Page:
Last night I watched Mad Hot Ballroom, a documentary about inner city children who take lessons to compete in a ballroom dancing competition. I have to say, these are some of the cutest little kids ever. I loved how the camera people capture moments of there lives that had nothing, and everything, to do with dancing. One part I thought was really precious was when they interviewed the boys and girls about their partners and how differently the two genders responded. Oh, and the little girl who said that girls are genetically superior to boys. So true.
I thought that the documentary had really good establishing shots, that really showed the natural surroundings of the kids and where they live. I also really liked that the camera was steady and not shot like the person was on rollerblades. That is one of my biggest problems with documentary film, and I was happy to see it did not happen in this one.
Although I really enjoyed this film, I thought that it was about 30 minutes too long. The kids that I really liked in the beginning left halfway through and I lost interest in seeing it through to the end.
Despite being too long, I recommend this film to anyone interested in children, dance or just to have a good laugh.
Here is the first version for my NightHawks painting story.
After perusing the article on street photography and taking a few more pictures for myself I have come to some more realizations about street photography.
One thing I noticed in the article was that many of the contributors lived or worked in places that were very interesting, like big cities or foreign countries. I almost think that this is essential to good street photography. People walking down the street is just a picture, you have to find something that makes that picture interesting. Oftentimes the easiest way to do this is to find more interesting subject matter. If that isn’t available, like here in Elon, then the photographer has to strive to create interest. The article suggest that good ways would be to change angle, perspective, focus and others. Instead of shooting standing up, try lying down, or climbing the stairs and shooting down.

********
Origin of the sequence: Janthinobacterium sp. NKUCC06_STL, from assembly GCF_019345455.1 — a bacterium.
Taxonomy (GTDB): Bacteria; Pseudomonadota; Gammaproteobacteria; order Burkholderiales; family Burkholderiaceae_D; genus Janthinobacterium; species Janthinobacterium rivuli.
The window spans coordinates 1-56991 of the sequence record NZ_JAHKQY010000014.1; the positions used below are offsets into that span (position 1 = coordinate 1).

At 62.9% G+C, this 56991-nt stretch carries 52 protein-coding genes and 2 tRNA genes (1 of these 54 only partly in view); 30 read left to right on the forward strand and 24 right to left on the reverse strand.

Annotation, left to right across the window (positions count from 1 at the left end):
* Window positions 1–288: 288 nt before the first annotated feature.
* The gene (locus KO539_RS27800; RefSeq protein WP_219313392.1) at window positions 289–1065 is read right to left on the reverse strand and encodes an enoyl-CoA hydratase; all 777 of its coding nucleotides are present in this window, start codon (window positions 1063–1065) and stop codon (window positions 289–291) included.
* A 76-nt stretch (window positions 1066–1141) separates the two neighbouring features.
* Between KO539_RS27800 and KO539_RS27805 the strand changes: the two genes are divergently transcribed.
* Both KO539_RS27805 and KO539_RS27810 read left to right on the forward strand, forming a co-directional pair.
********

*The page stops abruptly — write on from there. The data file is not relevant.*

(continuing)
These things will help to create better pictures and I will keep them in mind as I continue to grow as a photographer.
We had an assignment to take 200 street photography pictures and select the top ten and edit them in Photoshop. These are my top ten. All were taken with a Canon SLR Digital Rebel XSi.
Last night we watch the 1998 German Film, Run Lola Run. While the film was not my particular taste, there were aspects of it that were very stimulating and different.
One major aspect of the film were handheld camera shots. While personally these drive me crazy, the shakey/grainy aspect of the film added to the hurried or panicked feeling of the main characters.
Another aspect of the film that was different was how the plot revolved. It essentially repeated itself three times, with slight changes at the beginning of each set, that lead to big effects later in the set. This was sometimes frustrating, but something that I had never seen before in a film.
One aspect of the film that I really liked was the way they put shots together, like in the screen capture below. Lola runs toward her boyfriend Manni as the second hand ticks noon, all in the same screen. I thought this really captured the plot and essence of the film and is something I would like to experiment with in some of my projects.
Lola run towards Manni as the second hand clicks noon.